• “It gave focus to me, therefore allowing me to listen. Often, when listening to audio-only, my mind wanders, i.e. I think of something else, therefore missing the listening text.”

      • “They [the videos] were relaxing; therefore there was no mental block to listening because of nervousness.”

  • The use of videos can be theoretically justified in that it introduces construct-relevant variance (Wagner, 2002, 2007)


  • Backing cont d

    Backing cont’d

    • Wagner (2010) found that student performance on a listening test that included videos increased 6.5%

    • If test task characteristics are similar to the TLU characteristics, then the test can be seen as having construct validity (Bachman & Palmer, 1996)


    Claim 2 decisions made

    Claim 2: Decisions made

    • The decisions to award a proficiency level reflect existing educational and societal values and the content/task/accuracy statements as stated in the NATO STANAG 6001 Language Proficiency Levels; and are equitablefor those students who are placed at different proficiency levels. These decisions are made by the test developers and refer to which proficiency level the students belong. The individuals affected by these decisions are the students and the teachers of the MTCP program.


    Assessment use argument

    • Warrant: Values sensitivity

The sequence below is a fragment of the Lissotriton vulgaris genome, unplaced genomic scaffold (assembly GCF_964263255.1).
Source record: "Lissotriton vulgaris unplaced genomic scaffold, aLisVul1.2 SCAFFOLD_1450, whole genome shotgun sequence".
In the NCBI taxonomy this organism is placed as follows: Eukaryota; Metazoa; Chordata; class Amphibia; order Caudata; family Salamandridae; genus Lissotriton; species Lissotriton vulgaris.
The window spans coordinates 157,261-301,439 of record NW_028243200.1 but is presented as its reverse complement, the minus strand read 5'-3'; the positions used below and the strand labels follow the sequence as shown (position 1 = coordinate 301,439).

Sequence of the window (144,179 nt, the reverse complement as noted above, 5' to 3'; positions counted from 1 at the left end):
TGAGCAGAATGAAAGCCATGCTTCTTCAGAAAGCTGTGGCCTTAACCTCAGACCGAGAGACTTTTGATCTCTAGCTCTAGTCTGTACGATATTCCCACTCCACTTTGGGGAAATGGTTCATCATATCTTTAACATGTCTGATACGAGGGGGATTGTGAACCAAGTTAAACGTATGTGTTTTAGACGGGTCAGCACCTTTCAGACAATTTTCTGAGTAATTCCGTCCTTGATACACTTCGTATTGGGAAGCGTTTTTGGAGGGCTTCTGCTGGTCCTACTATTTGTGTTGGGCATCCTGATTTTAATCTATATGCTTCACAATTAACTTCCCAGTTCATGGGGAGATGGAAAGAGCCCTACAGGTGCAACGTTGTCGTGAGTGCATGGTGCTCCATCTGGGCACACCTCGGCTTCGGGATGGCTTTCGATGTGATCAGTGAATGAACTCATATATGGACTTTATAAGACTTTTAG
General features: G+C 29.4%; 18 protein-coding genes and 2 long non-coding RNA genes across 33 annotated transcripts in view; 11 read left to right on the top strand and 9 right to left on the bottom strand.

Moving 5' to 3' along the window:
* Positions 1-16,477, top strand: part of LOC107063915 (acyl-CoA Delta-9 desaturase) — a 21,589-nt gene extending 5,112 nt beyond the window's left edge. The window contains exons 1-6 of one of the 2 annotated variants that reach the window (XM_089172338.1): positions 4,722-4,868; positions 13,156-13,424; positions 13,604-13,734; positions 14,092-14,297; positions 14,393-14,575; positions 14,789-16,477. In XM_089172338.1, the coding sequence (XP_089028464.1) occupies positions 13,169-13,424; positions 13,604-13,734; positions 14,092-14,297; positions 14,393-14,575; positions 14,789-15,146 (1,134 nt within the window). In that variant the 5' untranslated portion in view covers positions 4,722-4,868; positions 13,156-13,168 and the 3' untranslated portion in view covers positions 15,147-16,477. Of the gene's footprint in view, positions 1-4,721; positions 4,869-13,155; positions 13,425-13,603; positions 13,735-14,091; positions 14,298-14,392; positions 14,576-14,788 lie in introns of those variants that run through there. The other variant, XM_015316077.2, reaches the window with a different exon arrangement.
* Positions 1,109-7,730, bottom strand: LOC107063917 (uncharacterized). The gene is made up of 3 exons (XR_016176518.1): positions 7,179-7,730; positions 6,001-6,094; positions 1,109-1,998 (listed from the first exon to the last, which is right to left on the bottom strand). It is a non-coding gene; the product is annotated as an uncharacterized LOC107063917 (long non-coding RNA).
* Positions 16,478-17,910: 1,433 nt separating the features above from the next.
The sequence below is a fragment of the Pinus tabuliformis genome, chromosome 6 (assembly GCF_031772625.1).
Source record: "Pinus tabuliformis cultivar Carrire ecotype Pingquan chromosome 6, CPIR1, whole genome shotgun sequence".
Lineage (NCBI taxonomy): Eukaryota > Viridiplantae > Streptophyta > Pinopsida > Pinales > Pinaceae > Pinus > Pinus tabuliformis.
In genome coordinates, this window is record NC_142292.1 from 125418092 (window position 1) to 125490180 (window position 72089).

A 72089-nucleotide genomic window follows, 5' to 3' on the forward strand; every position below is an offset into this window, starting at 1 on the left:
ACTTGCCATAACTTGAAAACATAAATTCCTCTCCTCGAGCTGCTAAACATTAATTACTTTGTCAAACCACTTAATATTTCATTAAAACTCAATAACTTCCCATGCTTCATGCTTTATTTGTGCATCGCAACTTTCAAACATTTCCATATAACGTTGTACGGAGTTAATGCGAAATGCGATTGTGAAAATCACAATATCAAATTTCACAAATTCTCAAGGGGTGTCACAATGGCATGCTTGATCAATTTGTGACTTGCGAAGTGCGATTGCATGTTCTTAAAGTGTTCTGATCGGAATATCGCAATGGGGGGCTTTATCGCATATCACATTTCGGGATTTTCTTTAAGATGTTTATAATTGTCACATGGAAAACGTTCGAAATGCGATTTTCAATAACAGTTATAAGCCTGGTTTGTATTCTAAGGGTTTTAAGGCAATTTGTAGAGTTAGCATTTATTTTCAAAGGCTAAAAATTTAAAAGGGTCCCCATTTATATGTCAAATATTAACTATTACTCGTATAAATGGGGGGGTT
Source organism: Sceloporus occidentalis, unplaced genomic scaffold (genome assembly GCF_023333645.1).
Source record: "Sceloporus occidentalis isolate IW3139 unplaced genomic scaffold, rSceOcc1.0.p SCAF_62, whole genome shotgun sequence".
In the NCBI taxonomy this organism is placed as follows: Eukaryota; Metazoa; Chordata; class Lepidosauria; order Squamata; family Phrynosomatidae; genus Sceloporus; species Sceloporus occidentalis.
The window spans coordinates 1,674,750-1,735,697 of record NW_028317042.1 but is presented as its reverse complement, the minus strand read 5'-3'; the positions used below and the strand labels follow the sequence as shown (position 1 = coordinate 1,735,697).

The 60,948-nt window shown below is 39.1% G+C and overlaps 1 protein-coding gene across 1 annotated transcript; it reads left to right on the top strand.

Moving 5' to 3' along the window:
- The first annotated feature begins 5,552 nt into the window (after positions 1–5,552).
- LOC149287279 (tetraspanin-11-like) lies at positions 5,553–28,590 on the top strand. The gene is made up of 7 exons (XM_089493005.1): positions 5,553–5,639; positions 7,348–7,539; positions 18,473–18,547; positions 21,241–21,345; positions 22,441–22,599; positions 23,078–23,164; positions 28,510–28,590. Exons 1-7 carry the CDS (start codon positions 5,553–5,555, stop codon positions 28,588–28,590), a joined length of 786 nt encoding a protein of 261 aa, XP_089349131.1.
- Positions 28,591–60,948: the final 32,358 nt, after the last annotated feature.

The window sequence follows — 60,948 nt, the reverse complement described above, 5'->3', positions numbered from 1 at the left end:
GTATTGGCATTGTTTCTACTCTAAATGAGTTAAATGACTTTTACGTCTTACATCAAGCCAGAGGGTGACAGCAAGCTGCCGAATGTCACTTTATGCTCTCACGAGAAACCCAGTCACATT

• Relevant educational values of CDA are carefully considered in the proficiency level decisions that are made.

    • Rebuttal:

    • Relevant educational values of CDA are NOT carefully considered in the proficiency level decisions that are made.


    Assessment use argument

    • Backing:

    • CDA governed by two documents: Qualification Standard and the Foreign National Training Plan

    • VLT respects the C/T/A statements for each proficiency level in STANAG 6001


    Assessment use argument

    • Warrant : Equitability

    • Test takers and teachers are fully informed about how the decision will be made.

    • Rebuttal:

    • Test takers and teachers are NOT fully informed about how the decision will be made.


    Assessment use argument

    • Backing:

    • The testing section conducts information sessions with teachers and testers when introducing new testing methods.

    • Candidate’s Guide


    Claim 3 interpretations

    Claim 3: Interpretations

    • The interpretations about the students’ ability to utilize verbal and non-verbal behaviour to comprehend the main idea, explicitly stated information and implicit information aremeaningfulin terms of the construct definition of listening comprehension,impartial to all groups of test takers, generalizable to tasks that resemble the TLU, and relevant to and sufficient for the proficiency level decisions that are to be made.


    Warrant meaningful

    Warrant : Meaningful

    • The claim is meaningful in terms of listening to and comprehending general English with respect to the construct definition.

    • Rebuttal: The claim is NOT meaningful in terms of listening to and comprehending general English with respect to the construct definition.


    Backing meaningful

    Backing: Meaningful

    • The construct definition is based on research on listening comprehension.

    • The items were developed according to the NATO STANAG 6001 Proficiency levels.

    • Item specs